Much of what the outside world thinks it knows about Syria has come from videos, analysis, and commentary circulated through social media. In the report, leading social media researchers assess the sources of this content, its credibility, and how it travels. Their examination of English-language and Arabic-language Twitter feeds on Syria reveal insular networks with vastly different content, calling into question Western reliance on English-only sources of information on the conflict. 

Summary

  • Analysis of the unprecedented use of social media on Syria points to important findings on the role of new media in conflict zones. In particular, social media create a dangerous illusion of unmediated information flows.
  • Key curation hubs within networks may now play a gatekeeping role as powerful as that of television producers and newspaper editors.
  • The implications for policymakers driven by responsibility to protect concerns are serious.
  • The pattern in social media toward clustering into insular like-minded communities is unmistakable and has profound implications.
  • We need a more sophisticated understanding of structural bias in social media and the difficult challenges in activist curation. It is not enough to develop methods for authenti- cating particular videos or vetting specific claims.
  • Better ways of connecting online trends to real-world developments are critical.
  • Research focused on individual transformation, regime policies, group dynamics, collective action, and external attention will likely be more productive than broader questions about citizen journalism or the Internet's effects on political conflict.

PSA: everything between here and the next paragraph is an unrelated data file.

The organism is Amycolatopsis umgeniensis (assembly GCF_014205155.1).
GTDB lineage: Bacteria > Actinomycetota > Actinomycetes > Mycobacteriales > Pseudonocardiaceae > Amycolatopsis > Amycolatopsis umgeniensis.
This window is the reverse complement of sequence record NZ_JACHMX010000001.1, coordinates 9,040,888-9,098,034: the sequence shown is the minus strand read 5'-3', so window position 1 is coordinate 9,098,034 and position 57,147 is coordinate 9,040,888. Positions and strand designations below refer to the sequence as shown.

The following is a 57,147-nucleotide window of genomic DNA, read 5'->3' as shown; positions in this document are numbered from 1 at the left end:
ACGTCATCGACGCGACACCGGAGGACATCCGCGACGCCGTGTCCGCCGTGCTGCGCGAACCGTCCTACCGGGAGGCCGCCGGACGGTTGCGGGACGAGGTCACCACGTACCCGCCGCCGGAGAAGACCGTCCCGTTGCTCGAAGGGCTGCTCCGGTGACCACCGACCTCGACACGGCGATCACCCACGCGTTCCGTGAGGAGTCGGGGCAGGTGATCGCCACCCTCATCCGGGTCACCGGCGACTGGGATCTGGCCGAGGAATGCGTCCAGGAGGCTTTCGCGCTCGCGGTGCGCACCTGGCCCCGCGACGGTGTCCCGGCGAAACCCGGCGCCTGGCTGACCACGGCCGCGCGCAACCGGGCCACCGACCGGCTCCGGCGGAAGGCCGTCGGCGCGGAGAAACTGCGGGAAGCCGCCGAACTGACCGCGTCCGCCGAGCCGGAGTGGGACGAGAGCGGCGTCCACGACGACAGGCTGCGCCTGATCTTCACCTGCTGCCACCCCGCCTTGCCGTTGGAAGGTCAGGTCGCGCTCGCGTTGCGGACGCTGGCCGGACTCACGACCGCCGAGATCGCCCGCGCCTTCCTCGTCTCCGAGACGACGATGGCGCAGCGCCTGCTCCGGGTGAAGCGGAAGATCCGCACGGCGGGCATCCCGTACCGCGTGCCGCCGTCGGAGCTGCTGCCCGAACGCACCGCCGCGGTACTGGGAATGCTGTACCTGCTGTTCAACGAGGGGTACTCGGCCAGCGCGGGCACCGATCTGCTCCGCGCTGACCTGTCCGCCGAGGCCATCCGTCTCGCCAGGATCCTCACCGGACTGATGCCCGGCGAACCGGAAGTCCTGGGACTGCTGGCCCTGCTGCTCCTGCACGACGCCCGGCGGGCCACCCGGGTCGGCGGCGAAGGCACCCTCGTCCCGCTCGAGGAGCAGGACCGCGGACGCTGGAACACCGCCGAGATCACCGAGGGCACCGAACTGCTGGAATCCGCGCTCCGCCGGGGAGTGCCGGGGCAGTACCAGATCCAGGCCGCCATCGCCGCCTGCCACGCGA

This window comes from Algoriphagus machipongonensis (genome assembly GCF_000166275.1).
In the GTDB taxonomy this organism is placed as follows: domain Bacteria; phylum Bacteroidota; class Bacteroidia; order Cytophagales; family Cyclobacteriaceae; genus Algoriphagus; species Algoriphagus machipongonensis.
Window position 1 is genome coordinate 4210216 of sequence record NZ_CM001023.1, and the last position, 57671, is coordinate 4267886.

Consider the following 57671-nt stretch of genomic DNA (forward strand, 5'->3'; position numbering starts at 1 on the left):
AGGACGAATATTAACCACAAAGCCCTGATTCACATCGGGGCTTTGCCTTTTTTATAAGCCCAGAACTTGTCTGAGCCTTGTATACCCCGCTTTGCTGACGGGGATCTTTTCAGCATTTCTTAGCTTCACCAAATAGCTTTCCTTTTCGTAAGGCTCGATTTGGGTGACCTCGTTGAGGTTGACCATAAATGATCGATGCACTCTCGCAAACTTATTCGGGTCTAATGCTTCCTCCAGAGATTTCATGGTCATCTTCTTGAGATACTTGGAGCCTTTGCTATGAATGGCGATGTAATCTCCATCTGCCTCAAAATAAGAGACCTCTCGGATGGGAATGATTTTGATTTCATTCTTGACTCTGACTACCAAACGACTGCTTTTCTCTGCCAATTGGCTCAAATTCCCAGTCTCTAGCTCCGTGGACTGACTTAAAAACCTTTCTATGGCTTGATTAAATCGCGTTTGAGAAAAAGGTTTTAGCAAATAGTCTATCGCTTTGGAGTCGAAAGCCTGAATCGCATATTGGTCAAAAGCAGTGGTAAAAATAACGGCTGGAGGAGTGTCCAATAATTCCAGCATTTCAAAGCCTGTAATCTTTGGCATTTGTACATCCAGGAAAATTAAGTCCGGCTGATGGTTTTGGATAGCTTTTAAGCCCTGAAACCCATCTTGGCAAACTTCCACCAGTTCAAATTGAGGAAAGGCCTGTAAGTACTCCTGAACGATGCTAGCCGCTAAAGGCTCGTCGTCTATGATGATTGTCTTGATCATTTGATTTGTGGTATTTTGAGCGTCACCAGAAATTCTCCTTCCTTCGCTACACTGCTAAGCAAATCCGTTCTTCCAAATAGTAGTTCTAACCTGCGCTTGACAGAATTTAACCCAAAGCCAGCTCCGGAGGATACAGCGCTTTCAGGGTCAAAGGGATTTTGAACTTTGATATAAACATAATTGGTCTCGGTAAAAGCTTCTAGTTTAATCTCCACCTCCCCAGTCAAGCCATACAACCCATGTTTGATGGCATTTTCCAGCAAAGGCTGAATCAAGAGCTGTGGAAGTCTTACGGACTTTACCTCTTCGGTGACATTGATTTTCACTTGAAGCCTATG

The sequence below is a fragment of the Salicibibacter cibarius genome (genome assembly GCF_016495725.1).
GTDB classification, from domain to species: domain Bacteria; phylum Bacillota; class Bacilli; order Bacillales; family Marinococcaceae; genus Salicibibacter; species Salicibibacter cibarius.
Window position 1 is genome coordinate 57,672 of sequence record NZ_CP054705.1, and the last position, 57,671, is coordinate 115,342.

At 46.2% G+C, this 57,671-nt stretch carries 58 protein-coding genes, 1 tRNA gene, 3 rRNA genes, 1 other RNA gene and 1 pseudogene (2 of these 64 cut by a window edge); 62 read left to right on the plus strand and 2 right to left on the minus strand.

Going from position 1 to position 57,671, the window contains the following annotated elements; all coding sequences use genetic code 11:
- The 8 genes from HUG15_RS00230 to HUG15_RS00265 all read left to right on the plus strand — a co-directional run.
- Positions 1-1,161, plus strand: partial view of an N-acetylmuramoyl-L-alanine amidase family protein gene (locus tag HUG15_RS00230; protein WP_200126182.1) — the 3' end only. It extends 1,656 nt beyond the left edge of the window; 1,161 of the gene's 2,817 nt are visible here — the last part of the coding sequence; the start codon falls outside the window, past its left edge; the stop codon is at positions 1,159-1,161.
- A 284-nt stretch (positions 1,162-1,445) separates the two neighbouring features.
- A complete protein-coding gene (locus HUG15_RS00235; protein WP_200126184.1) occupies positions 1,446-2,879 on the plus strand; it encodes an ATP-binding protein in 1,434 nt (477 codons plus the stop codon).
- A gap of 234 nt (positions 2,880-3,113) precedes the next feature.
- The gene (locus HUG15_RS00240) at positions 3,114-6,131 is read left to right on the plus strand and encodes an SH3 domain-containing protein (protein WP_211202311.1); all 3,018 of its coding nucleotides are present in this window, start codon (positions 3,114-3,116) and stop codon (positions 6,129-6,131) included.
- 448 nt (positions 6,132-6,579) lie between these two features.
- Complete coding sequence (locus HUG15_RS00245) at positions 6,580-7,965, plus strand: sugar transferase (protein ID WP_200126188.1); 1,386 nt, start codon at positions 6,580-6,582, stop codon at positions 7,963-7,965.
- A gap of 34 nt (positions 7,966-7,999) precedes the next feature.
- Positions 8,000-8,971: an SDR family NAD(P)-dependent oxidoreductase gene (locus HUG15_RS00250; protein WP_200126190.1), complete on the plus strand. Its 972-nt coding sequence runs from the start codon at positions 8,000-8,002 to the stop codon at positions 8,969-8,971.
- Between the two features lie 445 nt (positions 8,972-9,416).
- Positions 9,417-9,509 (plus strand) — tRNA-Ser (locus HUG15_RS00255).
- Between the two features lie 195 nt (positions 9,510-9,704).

• The study of mainstream media's use of social media content should be extended to include television and the distinct demands for broadcast footage.
  • The rapid growth in Arabic social media use poses serious problems for any research that draws only on English-language sources.
  • We need far better tools for sentiment analysis to speak with confidence about the real political meaning of identified clusters and trends.
  • Findings also need to begin to link descriptive analytics in causal ways to behavior, atti- tudes, or political outcomes. These findings need to be placed within the political process, and their specific effects measured on a variety of potential outcomes.
  • The appropriate response to these challenges is not to abandon social media evidence, were that even possible, but rather to develop systematic procedures to guard against predictable fallacies.

About the Report

In this report from the USIP PeaceTech Initiative, a team of scholars from George Washington University and American University analyze the role of social media in Syria's civil war. The report focuses primarily on group dynamics, activist organizations' use of online media, and the relationship between new and traditional media. It draws on a public conference held in Washington, D.C., in September 2012 with Syrian activists, Western journalists, and policy analysts, as well as on a private workshop held in April 2013 at Stanford University with academic researchers and leading research scientists from top technology firms. It presents novel empirical research on Twitter conversations about Syria that demonstrates important new findings about differences across Arabic and English users, and about the emergence of distinct, insular clusters of discourse. This report is part of the ongoing Blogs and Bullets project led by USIP's PeaceTech Initiative, in partnership with George Washington University's Institute for Public Diplomacy and Global Communication. It builds on two other reports, published in 2010 and 2012: "Blogs and Bullets: New Media in Contentious Politics" and "Blogs and Bullets II: New Media and Conflict After the Arab Spring."

About the Author

Marc Lynch is a professor of political science and international affairs at George Washington University and director of the Institute for Middle East Studies. Deen Freelon is an assistant professor of communication at American University. Sean Aday is an associate professor of media and public affairs and international affairs at George Washington University and director of the Institute for Public Diplomacy and Global Communication.

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